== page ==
Some three months later, a National Liberal government of Ion I. C. Brătianu announced Romania's affiliation to the Entente. This put a stop to Libertatea and Cronica, which went out of print immediately.[17] The following moths were chaotic, leading to the invasion of Romania by the Central Powers; Bucharest fell after a month-long attack, but the legitimate government continued to resist the enemy in Moldavia. Others, including Theodorescu and various other Germanophiles, opted to remain in Bucharest. Gazeta Bucureștilor, the collaborationist daily put out by Slavici and Arghezi, enlisted Theodorescu, who contributed there mainly under the pseudonym Ion Olteanu.[18]

Theodorescu was by then fully committed to the Central Powers and the puppet administration set up by Lupu Kostaki. In August 1917, during what was designed as the final German attack on Moldavia, Gazeta Bucureștilor carried his appeal Pedeapsa ("Punishment"). It presented the Germans as liberators, noting that "our true enemy" was the "hideous" political system set up by Take Ionescu and Brătianu.[16] His articles turned against high society Francophilia (or Franțuzomania, "Frenchy-mania"), perceived as the real reason for war: "Those dames who spoke in French, they have for the large part created Romania's war."[16]

Early in 1918, as the state authorities in Moldavia considered alternatives for peace with the Germans, the old Germanophile leader Marghiloman was awarded Premiership. There followed a transitional period, during which Marghiloman negotiated the Buftea Armistice. Although an old rival of Marghiloman's, Theodorescu found himself promoted Chief Editor of the Conservative daily, Steagul,[16] for which he began reusing his old pen name, Fidelio.[19] For a while, he was even relocated to Iași, the former seat of Brătianu's government, where he served as head of government censorship.[16]

Imprisonment and return[edit]

This interregnum came to an abrupt end in November 1918, when the Armistice of Compiègne signaled a general defeat for the Central Powers. Marghiloman presented his resignation, leaving his former allies exposed to formal investigations for treason. As D. Ghirca, Theodorescu became staff writer for Pamfil Șeicaru's Țara Nouă, working alongside Cezar Petrescu, Victor Ion Popa, and Gib Mihăescu. This newspaper campaigned for an emergent left-wing group, the Peasants' Party, which channeled its efforts into defeating the "oligarchic" National Liberal establishment.[20] He registered as a party member in or around February 1919.[21]

In March of that year, Theodorescu, Arghezi, Slavici, Saniel Grossman and Dumitru Karnabatt were all taken into custody, pending trial. They stood accused of having placed themselves in direct service to the occupying power, for which Theodorescu received a five-year prison term.[22] Theodorescu was also purged from the Romanian Writers' Society, based on the motion of its President, Mihail Dragomirescu.[23] However, in 1920, Editura Socec published his debut as a satirical novelist: În cetatea idealului ("In City of the Ideal").[24]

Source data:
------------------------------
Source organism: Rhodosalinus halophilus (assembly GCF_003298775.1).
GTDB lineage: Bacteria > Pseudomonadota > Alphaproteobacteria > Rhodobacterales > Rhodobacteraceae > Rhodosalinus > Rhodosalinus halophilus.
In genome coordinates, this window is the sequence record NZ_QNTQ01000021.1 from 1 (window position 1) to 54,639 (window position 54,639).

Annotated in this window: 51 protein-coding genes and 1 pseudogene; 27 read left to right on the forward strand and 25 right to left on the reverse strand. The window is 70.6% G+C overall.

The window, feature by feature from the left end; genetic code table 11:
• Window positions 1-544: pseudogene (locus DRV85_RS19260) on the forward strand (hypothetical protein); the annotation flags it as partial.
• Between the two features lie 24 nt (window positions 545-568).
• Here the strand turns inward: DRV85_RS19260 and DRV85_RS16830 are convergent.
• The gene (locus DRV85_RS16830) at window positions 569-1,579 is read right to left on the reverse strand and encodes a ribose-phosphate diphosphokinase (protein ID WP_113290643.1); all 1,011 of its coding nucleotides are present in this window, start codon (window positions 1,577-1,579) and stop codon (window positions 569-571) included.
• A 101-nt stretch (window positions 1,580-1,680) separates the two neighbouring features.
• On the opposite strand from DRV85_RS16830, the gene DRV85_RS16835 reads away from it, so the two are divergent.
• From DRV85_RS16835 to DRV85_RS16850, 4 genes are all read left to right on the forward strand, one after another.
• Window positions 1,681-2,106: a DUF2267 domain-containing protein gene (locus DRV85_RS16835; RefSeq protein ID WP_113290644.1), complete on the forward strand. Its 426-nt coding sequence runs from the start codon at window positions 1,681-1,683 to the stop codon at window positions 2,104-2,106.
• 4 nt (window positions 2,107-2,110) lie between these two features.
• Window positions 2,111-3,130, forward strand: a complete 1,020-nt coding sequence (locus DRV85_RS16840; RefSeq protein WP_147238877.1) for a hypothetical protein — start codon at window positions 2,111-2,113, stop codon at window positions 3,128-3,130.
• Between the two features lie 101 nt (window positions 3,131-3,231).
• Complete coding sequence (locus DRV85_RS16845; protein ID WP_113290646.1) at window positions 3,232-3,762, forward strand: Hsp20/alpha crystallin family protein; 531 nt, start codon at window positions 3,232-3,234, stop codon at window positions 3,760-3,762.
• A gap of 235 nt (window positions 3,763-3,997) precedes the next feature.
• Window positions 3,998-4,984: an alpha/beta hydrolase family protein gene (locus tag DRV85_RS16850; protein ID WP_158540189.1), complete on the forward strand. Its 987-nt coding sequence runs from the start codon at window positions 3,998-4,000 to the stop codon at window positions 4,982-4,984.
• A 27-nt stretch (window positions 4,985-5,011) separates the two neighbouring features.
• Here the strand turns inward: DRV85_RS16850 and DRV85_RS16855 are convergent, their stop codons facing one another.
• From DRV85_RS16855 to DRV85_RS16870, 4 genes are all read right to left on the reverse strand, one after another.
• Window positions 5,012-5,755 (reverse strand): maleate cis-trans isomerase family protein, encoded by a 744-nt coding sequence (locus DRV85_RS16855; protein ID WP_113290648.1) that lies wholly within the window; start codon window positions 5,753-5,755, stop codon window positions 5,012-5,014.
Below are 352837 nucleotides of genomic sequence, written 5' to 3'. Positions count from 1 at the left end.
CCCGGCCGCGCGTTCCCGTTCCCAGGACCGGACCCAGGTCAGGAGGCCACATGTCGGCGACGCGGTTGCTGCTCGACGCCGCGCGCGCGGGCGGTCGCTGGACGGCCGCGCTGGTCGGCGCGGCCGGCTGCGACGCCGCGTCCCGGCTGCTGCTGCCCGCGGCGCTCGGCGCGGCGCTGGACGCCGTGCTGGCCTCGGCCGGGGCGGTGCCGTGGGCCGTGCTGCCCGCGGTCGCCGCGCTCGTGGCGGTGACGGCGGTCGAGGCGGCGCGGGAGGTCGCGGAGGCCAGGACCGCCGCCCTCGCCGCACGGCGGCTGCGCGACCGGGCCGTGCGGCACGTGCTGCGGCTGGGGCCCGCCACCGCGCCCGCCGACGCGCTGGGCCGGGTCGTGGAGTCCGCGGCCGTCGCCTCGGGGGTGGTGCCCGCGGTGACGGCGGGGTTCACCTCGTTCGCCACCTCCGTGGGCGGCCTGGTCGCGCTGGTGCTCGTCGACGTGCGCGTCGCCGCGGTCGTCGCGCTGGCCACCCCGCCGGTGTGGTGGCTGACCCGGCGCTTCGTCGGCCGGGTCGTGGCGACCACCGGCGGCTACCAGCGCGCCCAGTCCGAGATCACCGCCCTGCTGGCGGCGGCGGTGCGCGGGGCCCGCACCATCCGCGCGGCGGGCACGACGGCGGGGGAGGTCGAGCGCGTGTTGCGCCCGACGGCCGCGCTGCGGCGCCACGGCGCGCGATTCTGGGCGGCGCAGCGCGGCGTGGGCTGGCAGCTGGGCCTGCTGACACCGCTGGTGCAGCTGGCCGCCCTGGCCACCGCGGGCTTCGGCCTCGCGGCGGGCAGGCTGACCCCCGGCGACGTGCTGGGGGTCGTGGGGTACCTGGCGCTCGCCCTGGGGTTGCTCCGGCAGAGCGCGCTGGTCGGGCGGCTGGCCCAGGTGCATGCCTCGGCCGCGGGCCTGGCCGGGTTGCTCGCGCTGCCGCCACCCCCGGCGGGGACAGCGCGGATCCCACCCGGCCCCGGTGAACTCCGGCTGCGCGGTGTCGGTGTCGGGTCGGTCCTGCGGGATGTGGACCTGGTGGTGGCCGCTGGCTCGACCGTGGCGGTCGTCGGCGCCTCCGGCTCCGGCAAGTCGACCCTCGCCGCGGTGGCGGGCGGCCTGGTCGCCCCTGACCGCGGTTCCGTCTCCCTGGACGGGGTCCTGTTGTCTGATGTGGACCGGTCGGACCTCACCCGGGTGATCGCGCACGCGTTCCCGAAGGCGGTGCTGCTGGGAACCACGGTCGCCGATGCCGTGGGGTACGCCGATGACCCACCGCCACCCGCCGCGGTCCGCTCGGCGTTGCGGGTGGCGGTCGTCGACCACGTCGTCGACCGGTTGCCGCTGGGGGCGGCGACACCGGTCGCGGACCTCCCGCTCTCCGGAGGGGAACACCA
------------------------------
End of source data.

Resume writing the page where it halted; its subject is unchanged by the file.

The sentenced journalists were held together in Văcărești prison until December 1920, when they were officially pardoned by King Ferdinand. The monarch responded to pressures from a Transylvanian National and Peasantist government, which mainly saw the sentencing as a political squabble between the National Liberals and their adversaries.[25] Theodorescu soon returned to his career in the press, with articles published in Cocea's Rampa and in the illustrated monthly Gloria României.[26] Theodorescu was also hosted by Flacăra, a tribune of moderate Symbolism, where he published a critique of, his old rival Goga, whose work in poetry, he argued, had become too docile and mainstream.[27] His return as a literary columnist was also consecrated by Adevărul daily, with a February 1922 review of Eugeniu Botez's stories.[28] Theodrescu served as editor of both Adevărul and its supplement Dimineața.[2]

In June 1922, Theodorescu's former Cronica associate, Vinea, issued the influential magazine Contimporanul. Later a tribune for the artistic avant-garde, it was at the time mainly a political venue with socialist and Peasantist leanings, as evidenced by its original list of contributors: Theodorescu, Arghezi, Eugen Filotti, Benjamin Fondane, Henric Streitman, Nicolae N. Lupu, Camil Petrescu.[29] Theodorescu's earliest contribution to the paper was a defense of the Socialist-Communist Party, whose members, affiliates of the Comintern, faced prosecution for dissent (see Dealul Spirii Trial).[30]

In 1924, Theodorescu joined the staff of Cuvântul Liber, Filotti's own newspaper, where he debuted with an article on a major social issue, that of knowledge workers and their payment.[31] Also in 1924, he became co-editor of Titus Enacovici's Cuvântul daily, sharing responsibilities with his old friend Nae Ionescu, as well as with Octav Onicescu and Titus Devechi.[32] The newspaper, which, in 1933, became a voice for the antisemitic far right, still styled itself "politically independent" outlet, employing members of the Jewish Romanian community.[32] At Cuvântul Liber, Theodorescu embarked on a personal polemic with the far-right intellectual Nichifor Crainic, who, years later, still alleged that Theodorescu was merely "a hireling of the Jews".[33]